• SEC Investigating Timing Of Yahoo's Disclosures About Data Breaches
    The Securities and Exchange Commission is investigating whether Yahoo waited too long to tell investors that it suffered two massive data breaches. Yahoo reported in September 2016 that hackers stole information associated with 500 million accounts; that theft occurred in late 2014. Last month, Yahoo disclosed that a separate data breach affected 1 billion users; that data breach occurred in 2013.
  • Snap Disputes Ex-Employee's 'Preposterous' Allegations
    Snap has filed papers denying former employee Anthony Pompliano's claims that the company lied to investors about usage. "To rationalize his firing, Pompliano has ginned up preposterous allegations about Snap giving investors false user metrics back in 2015," Snap wrote in legal papers, according to The Los Angeles Times. "Those accusations are sure to grab headlines, but they fail to grasp reality.”
  • Meitu Beauty App Scoops Up Users' Calendars, Contacts, Other Data
    The popular selfie filter Meitu, which beautifies photos, is demanding permission for "far more personal data than it needs," and then sending the information to China, Ars Technica reports. The Android version of the app scoops up data including users' calendars, contacts and SMS messages.
  • Google Promotes Own Products In Search Results
    Ads for Google and its products often appear in the top spot in search results, according to an analysis by The Wall Street Journal. "The results show how Google uses its dominant search engine to boost other parts of its business and give it an edge over competitors, which include some of its biggest advertising customers," the Journal writes. Google currently faces antitrust charges in Europe for allegedly favoring its comparison-shopping service in the search results.
  • Wheeler Presses For Preservation Of Net Neutrality Rules
    Outgoing FCC Chairman Tom Wheeler warns that "nobody is safe" if the net neutrality rules are reversed. He added that without net neutrality, Internet service providers like Comcast, Charter or Verizon could use unfair tactics to hinder Amazon, which offers its own competing video service.
  • Google Disables Ad Blocker AdNauseam
    The developers of the ad-blocking app AdNauseam say Google has thrown the app out of the Chrome store and disabled the extension in Chrome for all users. Unlike most ad blockers, AdNauseam "clicks" on all ads and trackers. "The idea is basically to poison the well: by generating such a high level of noise, it makes the signal-to-noise ratio untenable, and renders tracking beacons and ad-delivery cookies moot," Consumerist writes.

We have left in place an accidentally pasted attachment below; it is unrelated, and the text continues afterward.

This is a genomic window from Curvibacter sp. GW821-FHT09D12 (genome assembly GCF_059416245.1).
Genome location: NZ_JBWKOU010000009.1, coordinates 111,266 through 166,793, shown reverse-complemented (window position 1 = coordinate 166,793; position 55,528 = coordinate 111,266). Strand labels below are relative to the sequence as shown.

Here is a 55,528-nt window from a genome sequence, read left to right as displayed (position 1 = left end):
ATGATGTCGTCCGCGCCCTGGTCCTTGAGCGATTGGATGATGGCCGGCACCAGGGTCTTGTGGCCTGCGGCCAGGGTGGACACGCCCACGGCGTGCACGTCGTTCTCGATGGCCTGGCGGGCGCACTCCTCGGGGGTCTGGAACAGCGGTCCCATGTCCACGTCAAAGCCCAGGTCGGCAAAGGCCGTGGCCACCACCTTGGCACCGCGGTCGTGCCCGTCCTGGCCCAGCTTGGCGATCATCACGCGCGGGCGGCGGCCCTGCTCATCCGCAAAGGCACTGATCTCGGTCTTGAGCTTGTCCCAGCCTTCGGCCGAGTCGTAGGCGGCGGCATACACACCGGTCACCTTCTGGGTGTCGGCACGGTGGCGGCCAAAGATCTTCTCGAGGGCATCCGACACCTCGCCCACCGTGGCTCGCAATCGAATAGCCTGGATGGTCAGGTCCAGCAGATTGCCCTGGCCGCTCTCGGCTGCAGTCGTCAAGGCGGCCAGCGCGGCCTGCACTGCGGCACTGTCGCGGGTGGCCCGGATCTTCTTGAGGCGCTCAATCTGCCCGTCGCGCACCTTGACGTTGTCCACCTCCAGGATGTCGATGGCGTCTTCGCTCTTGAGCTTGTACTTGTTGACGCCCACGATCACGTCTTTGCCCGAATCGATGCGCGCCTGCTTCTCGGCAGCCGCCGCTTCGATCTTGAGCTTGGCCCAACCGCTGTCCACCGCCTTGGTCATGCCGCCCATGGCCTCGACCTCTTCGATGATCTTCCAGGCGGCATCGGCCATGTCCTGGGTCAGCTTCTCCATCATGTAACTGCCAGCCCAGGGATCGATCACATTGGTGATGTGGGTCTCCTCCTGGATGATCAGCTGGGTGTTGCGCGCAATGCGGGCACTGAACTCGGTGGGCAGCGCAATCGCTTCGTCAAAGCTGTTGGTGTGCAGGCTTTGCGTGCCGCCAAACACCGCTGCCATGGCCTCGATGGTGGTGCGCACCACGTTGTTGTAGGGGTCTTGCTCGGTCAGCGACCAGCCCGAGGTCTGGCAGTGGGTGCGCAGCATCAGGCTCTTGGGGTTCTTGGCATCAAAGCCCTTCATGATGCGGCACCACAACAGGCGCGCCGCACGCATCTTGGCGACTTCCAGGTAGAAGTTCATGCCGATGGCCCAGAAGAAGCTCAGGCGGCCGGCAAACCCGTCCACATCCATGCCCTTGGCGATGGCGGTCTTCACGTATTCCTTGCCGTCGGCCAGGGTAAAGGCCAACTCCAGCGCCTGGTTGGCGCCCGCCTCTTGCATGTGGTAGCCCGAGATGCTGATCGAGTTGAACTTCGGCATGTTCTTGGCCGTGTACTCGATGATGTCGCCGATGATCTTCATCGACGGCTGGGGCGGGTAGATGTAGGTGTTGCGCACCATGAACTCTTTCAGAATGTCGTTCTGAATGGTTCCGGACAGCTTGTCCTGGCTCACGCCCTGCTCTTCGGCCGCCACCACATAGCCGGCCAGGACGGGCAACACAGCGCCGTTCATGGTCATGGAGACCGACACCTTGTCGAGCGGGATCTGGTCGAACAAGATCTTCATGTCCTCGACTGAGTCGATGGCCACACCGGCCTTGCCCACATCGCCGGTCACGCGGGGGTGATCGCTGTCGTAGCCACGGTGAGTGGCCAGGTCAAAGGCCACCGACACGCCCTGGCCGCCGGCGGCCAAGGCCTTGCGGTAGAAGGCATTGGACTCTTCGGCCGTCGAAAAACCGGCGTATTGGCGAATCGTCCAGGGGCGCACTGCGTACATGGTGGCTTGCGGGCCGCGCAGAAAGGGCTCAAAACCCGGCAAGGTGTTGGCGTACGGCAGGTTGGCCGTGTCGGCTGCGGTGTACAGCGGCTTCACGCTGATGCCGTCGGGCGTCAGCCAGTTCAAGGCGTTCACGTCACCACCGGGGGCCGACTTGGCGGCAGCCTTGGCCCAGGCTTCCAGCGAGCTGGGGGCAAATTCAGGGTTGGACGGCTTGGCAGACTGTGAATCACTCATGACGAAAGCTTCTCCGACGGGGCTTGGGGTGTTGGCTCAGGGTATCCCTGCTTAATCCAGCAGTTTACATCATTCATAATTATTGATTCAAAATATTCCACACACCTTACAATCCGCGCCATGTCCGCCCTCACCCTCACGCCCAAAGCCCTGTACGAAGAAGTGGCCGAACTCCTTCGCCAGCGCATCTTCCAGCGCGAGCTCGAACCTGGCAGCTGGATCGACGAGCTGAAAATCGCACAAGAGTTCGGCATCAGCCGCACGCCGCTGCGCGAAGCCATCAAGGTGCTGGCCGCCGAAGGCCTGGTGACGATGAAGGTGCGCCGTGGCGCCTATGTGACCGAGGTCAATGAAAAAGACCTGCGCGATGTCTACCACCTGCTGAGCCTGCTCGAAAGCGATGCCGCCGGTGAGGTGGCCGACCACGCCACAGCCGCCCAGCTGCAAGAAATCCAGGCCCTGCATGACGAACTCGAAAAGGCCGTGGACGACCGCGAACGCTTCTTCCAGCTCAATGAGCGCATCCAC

• 'La La Land,' 'Moonlight,' And Other Screeners Surface Online
    Pirated versions of potential Oscar nominees "Hidden Figures," "Patriots Day," "La La Land," "Moonlight" and "Arrival" surfaced online last week, TorrentFreak reports this weekend. The versions online appear to have come from DVDs sent to industry insiders who vote on the Academy Awards.
  • Verizon Considers Buying Cable Company
    CEO Lowell McAdam is considering whether to purchase a large cable company like Charter or Comcast, in hopes of competing with AT&T's recent purchase of DirecTV and expected purchase of Time Warner. Last month, McAdam told Wall Street analysts that purchasing a cable company like Charter "makes industrial sense."
  • AT&T's Merger With Time Warner Likely To Proceed
    AT&T’s $85 billion deal to purchase Time Warner will likely proceed, Wells Fargo analyst Jennifer Fritzsche predicted in a research note. But AT&T may have to spin off some major brands, Fritzsche said.
  • Virginia Considers Prohibiting New Muni-Broadband Networks
    A proposed bill in Virginia would make it harder for cities and towns to offer muni-broadband service. The measure would prohibit local governments from building their own networks if an existing provider offers service at speeds of at least 10 Mbps downstream. "That speed threshold is low enough that it can be met by old DSL lines in areas that haven't received more modern cable and fiber networks," Ars Technica writes.
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